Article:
The Affordable Care Act (ACA) takes important steps to correct these historic injustices. By requiring new health plans to cover certain preventive services for women at no additional cost, and by requiring that coverage to include all FDA-approved contraceptive drugs and devices, women were finally afforded the reproductive autonomy to make, and afford, the decisions that were best for their lives. From the day it was passed, lawsuits against the ACA were filed across the country. The lawsuits challenged all sorts of aspects of the landmark law, including the requirement to cover contraception at no cost. This provision related to contraceptive coverage alone has sparked more than 50 lawsuits in courts across the country, with the Hobby Lobbylawsuit being the first to reach the Supreme Court.

Contraception is critical preventive care for women’s health. Professional academies, associations, and countless scholars have overwhelming deemed contraception critical because it allows a woman to space her pregnancies, it permits women to take certain medications that may pose serious risks to maternal and fetal health to prevent those harms, and it allows women with certain medical conditions (like heart disease and diabetes) to control those conditions so they can carry healthy pregnancies to term when they are ready.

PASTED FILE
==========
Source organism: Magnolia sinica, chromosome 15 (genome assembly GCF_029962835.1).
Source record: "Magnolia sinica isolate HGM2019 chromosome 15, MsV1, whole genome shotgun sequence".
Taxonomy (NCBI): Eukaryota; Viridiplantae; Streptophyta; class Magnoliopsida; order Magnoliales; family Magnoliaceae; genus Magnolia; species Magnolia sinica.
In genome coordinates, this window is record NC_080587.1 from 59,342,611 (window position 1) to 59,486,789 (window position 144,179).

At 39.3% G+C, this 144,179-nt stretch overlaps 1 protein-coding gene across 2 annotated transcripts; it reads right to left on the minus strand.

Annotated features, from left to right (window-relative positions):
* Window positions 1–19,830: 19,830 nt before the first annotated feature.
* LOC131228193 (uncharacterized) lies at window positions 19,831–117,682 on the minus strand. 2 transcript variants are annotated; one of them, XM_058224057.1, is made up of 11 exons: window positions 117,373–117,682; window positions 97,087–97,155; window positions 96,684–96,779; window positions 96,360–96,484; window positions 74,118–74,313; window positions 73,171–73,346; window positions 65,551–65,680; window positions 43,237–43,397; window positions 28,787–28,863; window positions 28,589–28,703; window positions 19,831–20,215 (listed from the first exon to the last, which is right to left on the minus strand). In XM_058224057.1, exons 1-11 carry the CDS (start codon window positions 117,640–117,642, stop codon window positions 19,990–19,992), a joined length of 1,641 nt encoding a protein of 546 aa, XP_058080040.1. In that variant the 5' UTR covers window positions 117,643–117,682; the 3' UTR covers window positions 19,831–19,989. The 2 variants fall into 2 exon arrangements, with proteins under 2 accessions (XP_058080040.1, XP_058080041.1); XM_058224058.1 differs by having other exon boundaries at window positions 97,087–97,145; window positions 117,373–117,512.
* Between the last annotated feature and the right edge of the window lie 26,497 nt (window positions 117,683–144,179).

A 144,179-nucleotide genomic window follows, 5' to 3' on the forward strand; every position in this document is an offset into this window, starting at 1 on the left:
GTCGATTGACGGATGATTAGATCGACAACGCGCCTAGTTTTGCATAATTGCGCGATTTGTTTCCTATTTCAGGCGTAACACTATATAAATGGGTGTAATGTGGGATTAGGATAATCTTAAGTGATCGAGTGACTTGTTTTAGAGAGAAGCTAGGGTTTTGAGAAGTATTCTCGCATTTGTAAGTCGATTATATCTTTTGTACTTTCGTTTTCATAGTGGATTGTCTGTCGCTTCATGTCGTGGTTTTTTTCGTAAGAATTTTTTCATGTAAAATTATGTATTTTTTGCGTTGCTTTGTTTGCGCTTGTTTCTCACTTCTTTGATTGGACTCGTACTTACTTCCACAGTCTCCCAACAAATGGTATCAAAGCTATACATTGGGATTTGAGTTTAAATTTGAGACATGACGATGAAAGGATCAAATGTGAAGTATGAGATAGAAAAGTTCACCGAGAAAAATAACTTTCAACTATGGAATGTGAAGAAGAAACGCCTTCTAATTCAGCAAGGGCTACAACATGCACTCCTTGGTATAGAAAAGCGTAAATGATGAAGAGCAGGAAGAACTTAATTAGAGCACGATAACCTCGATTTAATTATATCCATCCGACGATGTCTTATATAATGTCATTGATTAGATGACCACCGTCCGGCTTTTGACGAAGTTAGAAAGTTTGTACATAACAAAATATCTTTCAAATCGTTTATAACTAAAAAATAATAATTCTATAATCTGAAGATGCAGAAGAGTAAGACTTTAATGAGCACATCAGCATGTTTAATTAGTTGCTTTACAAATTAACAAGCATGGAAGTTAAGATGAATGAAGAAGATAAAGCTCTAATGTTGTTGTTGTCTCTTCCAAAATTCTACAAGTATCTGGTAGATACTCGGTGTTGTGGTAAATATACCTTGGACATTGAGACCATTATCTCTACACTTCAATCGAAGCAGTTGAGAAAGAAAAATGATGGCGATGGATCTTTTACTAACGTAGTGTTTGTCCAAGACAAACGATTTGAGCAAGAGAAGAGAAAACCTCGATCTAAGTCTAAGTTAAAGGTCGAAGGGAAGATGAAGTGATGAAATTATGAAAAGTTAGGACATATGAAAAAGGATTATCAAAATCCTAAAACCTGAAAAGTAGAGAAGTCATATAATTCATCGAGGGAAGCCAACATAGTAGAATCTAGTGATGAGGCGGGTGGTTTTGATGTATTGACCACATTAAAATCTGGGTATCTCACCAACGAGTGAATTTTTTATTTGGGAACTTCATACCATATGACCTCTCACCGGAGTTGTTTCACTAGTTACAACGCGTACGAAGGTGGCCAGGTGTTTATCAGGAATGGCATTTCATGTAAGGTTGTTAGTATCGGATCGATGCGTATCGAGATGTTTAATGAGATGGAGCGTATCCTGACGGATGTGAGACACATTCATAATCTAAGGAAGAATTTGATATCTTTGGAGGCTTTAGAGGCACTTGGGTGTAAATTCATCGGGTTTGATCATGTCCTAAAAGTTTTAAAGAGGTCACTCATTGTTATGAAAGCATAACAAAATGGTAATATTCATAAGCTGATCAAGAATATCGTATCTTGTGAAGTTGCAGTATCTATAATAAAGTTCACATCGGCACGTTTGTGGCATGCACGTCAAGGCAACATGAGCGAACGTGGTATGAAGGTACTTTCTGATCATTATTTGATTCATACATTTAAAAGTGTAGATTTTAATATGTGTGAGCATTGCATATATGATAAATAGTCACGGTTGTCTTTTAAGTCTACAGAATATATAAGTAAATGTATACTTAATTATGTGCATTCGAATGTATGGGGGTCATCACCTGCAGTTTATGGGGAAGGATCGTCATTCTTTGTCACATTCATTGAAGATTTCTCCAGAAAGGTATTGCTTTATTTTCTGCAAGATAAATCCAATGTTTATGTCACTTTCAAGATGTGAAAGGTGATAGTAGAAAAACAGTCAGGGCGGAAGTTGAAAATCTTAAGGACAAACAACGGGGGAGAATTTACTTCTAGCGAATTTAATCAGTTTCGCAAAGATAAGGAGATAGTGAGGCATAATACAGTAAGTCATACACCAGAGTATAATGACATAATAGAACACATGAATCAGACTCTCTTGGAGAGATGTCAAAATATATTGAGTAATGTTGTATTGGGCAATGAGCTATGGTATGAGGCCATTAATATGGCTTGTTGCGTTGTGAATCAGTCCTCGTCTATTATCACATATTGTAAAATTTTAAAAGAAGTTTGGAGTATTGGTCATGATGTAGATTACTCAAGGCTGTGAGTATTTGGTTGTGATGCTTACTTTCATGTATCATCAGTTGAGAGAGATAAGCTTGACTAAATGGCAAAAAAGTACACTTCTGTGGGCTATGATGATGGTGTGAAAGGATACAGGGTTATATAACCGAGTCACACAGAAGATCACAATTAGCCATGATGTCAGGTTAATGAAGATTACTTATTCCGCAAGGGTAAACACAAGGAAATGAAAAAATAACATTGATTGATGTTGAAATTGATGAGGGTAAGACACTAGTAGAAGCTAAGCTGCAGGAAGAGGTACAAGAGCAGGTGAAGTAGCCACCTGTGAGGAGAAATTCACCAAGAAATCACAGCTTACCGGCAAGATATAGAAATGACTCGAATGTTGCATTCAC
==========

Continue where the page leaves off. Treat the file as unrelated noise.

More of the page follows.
The federal requirement to provide coverage that includes basic birth control has never required the owners of a religious business to participate in, agree with, or encourage any form of contraceptive act; but non-religious businesses, no matter the personal opinion of managers or owners, were not exempt.  Put simply, a woman’s decision whether and when to use contraception is her business, not her boss’s. She should have access to all the necessary information and counseling that she needs to make this decision, but by no means should the religion or faith of her employer dictate her choices, or lack thereof.

The controversial lawsuit has sparked much debate across the country, and the discourse is likely to grow in the coming weeks. The White House spokesperson has promised that the Administration will work with Congress to ensure that women employed by corporations that can refuse contraceptive coverage will still have access to the vital services they need. It remains to be seen how this will all play out, but for now, advocates and women everywhere are deeply disappointed with this major setback.

This should be a no-brainer, but unfortunately we are forced to say this out loud: women should be in control of their own lives. A woman shouldn’t be asking her boss what type of birth control will be best for her life—to avoid pregnancy, to minimize harm from other health conditions, to ensure future pregnancies are healthy, etc. Employers are almost always going to be ill-equipped to answer any and all of these questions—and if a woman wants help answering these questions from a religion, she can seek guidance from her own faith. To the Supreme Court and any employers out there celebrating this decision—women don’t need your help with these questions. We got this.

Jina Dhillon, immediate Past-President, NCWU